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If a lot of money is involved, it’s worth paying a tax adviser to run various scenarios to see how best to reap a profit and also cover the resulting tax bill. Note, too, that if you pay the AMT on your stock options, you’ll be eligible for a credit in a future year when you aren’t subject to the AMT.
5. Be careful with home-equity loans. The interest you pay on a home-equity loan is normally tax-deductible. That can make it a relatively inexpensive way to borrow money to pay college or medical bills or for major purchases, like a car. However, the AMT lets you deduct the interest only if you use the money for home improvements. So before you decide that a home-equity loan is your best choice, consider what it would cost with and without a tax deduction, just in case.    
6. File a Schedule C if you can. If you have self-employment income and file a Schedule C (“Profit or Loss From Business”) with your tax return, that may help lighten your AMT load. The deductions you claim on Schedule C aren’t affected by the AMT.
Wirth, who suggests small business owners get the advice of a tax pro, says Schedule C filers sometimes overlook claiming travel and office expenses as well as legal and professional fees. If your business made non-cash charitable donations, those may also be deductible, Wirth says.

Other experts suggest that people with home offices consider prorating their property taxes and deducting the applicable percentage of them on Schedule C. That way, they won't lose their entire property tax deduction to the AMT.
7. Consider a partial Roth IRA conversion. If you’re a high earner whose top income is normally taxed at the marginal rate of 39.6 percent, triggering the AMT could provide an opportunity for what Scott F. Demler, a certified financial planner with Savant Capital Management in Rockford, Ill., calls a “cheap” Roth conversion. The money you convert would be taxed at the AMT rate of 28 percent instead of your usual 39.6 percent.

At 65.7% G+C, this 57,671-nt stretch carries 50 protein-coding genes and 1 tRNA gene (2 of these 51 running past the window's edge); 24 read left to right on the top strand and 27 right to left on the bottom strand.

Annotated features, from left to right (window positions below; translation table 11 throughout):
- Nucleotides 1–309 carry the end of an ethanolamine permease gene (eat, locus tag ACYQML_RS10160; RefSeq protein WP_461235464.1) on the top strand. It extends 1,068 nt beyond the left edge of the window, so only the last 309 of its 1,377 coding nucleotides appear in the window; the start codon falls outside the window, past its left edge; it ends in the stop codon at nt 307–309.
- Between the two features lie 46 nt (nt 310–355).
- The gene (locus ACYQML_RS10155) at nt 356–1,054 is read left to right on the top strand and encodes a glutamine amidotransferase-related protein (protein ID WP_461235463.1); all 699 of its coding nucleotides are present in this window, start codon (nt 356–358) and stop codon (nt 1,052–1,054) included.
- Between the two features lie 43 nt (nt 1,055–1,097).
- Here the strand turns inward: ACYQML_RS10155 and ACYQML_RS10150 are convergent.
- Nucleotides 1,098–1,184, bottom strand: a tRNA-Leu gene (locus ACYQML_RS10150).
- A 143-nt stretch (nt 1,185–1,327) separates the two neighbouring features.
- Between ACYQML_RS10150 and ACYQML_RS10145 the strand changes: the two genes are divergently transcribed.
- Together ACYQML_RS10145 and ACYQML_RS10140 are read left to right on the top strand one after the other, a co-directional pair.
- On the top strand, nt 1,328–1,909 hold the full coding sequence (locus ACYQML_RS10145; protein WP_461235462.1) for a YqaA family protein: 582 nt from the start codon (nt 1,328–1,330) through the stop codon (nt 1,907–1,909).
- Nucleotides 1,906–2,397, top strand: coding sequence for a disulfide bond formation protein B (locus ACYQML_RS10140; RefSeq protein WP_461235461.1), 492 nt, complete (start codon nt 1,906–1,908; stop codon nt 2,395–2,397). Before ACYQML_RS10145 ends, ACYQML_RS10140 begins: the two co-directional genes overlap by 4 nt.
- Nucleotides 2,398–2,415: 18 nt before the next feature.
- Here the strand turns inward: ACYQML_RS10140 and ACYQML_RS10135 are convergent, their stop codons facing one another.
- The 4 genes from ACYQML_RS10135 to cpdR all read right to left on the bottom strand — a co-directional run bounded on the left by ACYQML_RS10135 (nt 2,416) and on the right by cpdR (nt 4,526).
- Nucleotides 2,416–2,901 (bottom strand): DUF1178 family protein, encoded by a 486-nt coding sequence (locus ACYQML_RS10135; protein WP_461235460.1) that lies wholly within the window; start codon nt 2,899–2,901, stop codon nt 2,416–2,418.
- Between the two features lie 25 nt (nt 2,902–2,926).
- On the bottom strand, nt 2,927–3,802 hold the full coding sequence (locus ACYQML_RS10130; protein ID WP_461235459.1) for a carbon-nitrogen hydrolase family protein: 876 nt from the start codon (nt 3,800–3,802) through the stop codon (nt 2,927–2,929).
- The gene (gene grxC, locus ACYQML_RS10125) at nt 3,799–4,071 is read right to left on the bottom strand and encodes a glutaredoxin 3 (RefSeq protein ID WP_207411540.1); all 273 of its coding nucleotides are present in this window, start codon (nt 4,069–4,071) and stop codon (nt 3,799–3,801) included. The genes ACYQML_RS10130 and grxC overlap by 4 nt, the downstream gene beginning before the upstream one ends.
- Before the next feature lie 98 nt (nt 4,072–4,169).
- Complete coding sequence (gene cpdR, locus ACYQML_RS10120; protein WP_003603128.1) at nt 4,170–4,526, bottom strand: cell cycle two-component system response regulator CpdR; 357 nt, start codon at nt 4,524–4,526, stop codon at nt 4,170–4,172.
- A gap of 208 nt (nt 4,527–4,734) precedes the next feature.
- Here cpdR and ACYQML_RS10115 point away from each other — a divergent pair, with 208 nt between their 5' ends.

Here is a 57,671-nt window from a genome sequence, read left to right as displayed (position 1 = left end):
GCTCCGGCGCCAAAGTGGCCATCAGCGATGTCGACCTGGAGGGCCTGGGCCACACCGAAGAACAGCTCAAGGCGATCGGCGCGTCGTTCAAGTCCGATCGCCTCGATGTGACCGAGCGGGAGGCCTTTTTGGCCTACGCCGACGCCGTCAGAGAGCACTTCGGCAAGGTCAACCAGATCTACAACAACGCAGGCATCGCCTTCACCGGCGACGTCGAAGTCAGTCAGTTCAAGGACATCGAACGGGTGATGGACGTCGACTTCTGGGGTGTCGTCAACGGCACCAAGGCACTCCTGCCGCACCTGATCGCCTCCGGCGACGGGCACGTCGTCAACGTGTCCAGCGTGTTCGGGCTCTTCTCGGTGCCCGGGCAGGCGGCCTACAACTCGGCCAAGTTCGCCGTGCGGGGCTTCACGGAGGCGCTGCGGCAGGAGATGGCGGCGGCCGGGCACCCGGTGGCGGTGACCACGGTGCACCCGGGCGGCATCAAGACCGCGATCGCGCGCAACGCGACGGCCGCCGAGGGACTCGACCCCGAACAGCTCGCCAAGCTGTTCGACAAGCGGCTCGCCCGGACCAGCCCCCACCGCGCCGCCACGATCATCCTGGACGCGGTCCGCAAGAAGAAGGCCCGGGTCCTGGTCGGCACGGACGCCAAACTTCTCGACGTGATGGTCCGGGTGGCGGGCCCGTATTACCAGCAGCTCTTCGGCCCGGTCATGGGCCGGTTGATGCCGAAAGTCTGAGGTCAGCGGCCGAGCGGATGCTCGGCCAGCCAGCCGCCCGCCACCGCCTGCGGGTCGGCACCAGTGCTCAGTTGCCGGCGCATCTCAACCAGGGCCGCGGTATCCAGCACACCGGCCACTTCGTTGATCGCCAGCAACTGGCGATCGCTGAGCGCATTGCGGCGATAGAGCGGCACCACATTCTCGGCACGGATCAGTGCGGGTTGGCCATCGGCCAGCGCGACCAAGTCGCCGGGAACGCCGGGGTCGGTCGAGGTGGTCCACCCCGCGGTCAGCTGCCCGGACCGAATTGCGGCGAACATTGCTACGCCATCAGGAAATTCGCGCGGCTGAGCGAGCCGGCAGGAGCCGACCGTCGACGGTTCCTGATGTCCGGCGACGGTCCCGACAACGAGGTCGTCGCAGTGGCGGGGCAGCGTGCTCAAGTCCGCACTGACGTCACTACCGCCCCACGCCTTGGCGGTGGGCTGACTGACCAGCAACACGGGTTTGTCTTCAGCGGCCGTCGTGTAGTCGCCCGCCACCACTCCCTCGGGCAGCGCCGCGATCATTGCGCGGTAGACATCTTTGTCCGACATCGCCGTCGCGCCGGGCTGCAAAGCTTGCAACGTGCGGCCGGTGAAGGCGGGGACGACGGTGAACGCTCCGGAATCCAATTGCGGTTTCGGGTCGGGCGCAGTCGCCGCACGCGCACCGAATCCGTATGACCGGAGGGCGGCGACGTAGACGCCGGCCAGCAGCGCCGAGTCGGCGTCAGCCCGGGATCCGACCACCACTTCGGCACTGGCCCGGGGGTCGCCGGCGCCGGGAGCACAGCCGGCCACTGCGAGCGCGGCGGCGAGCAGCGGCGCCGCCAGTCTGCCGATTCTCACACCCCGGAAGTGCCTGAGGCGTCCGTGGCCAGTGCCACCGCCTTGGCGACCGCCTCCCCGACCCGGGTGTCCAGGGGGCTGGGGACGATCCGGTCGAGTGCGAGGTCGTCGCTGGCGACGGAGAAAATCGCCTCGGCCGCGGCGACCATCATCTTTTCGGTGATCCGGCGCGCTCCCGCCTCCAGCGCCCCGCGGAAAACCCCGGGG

But, Demler cautions, you must make the conversion by December 31. So it’s best to check with your tax adviser well before then to see how much money you could convert at the lower rate.
Why might you want to convert a traditional IRA into a Roth IRA? For one thing, withdrawals from a Roth are tax-free, which could be beneficial, especially if tax rates rise. For another, unlike a traditional IRA, a Roth isn’t subject to the government’s Required Minimum Distributions once you reach age 70 ½. So if you don’t need the money for living expenses, you can pass it along to your heirs.
8. Just move. Several planners suggested that the AMT-averse simply pack up and head to a state with no income tax and low property taxes. You might not want to go quite that far merely to escape the AMT. But if you’re planning to relocate anyway, such as to new digs for retirement, it’s worth investigating.
Bear in mind, of course, that states tax things besides incomes and real estate, so you need to consider your total potential tax burden. The Retirement Living Information Center site has a helpful breakdown of taxes by state. You can also consult a state’s tax or revenue department site.
As you may have gathered, the AMT can be devilishly complicated, even by tax-law standards. So if you’re worried about it, consider consulting a knowledgeable pro. You can also get guidance from the IRS’s online AMT Tax Assistant.

Greg Daugherty is a personal finance writer specializing in retirement who has written frequently for Next Avenue. He was formerly editor-in-chief at Reader’s Digest New Choices and senior editor at Money.

Greg Daugherty is a freelance writer specializing in personal finance and retirement who has written frequently for Next Avenue. He was formerly Editor-in-Chief at Reader's Digest New Choices and Senior Editor at Money magazine. Read More